California Proposition 75 (2005)
|Elections in California|
Summary (Prepared by the Attorney General)
Proposition 75: Public Employee Union Dues. Required Employee Consent for Political Contributions. Initiative Statute.
- Prohibits the use by public employee labor organizations of public employee dues or fees for political contributions except with the prior consent of individual public employees each year on a specified written form.
- Restriction does not apply to dues or fees collected for charitable organizations, health care insurance, or other purposes directly benefitting the public employee.
- Requires public employee labor organizations to maintain and submit records to Fair Political Practices Commission concerning individual public employees’ and organizations’ political contributions.
- These records are not subject to public disclosure.
Summary of Legislature Analyst's estimate of net state and local government fiscal impact:
- Probably minor state and local government implementation costs, potentially offset in part by revenues from fines and/or fees.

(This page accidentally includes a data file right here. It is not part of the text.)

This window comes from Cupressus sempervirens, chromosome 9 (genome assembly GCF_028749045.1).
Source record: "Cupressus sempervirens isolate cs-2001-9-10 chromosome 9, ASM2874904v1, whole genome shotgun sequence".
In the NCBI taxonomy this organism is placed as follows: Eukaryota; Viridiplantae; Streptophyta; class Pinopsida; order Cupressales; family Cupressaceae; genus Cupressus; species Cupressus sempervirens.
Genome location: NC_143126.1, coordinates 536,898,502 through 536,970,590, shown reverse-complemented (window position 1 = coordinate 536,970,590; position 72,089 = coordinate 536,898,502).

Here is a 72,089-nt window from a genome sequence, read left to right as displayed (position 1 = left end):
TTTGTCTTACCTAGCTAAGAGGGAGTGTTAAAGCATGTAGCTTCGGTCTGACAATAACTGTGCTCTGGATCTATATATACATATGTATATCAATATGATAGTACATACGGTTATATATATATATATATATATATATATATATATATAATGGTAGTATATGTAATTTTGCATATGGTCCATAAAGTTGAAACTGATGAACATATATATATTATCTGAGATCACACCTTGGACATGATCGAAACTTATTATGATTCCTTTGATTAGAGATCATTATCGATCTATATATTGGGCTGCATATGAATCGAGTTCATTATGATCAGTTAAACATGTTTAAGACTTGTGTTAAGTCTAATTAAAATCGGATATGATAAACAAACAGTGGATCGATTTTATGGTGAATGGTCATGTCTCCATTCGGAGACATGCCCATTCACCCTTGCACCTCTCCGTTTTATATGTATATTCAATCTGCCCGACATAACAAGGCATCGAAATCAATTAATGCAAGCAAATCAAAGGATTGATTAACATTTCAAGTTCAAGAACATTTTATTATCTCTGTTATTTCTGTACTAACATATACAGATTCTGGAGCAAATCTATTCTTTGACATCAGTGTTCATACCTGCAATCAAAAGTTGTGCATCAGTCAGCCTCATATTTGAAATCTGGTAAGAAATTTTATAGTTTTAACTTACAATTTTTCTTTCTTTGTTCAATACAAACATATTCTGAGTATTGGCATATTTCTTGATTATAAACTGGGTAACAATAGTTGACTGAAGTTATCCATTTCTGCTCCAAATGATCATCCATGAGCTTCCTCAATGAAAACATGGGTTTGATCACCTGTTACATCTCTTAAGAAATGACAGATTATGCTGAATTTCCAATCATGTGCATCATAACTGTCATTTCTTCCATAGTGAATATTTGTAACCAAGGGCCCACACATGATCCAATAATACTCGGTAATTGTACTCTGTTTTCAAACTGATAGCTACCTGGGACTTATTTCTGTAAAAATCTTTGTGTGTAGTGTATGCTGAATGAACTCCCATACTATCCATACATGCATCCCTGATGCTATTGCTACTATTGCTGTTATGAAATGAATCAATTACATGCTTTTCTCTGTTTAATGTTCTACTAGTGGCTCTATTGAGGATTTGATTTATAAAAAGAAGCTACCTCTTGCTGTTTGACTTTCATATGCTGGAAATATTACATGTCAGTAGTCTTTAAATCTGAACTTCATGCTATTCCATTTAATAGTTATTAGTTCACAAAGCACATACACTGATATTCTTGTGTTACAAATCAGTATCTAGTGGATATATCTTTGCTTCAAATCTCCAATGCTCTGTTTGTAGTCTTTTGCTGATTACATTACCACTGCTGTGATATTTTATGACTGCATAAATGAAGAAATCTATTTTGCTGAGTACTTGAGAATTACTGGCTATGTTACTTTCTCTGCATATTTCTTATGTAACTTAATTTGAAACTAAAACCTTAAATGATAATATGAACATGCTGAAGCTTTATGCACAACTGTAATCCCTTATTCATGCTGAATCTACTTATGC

Opponents of this proposition portrayed it as a measure to "silence the unions," since private corporations would not be affected. They also cited a Supreme Court case in which union members could not be forced to join a union, and said that union members could already restrict their dues (opt-out process) towards political purposes.
The proponents cited this as a "Paycheck Protection" proposition, saying that this would help check union abuse.
The proposition was rejected on November 8, 2005 by 7% or about 500,000 votes statewide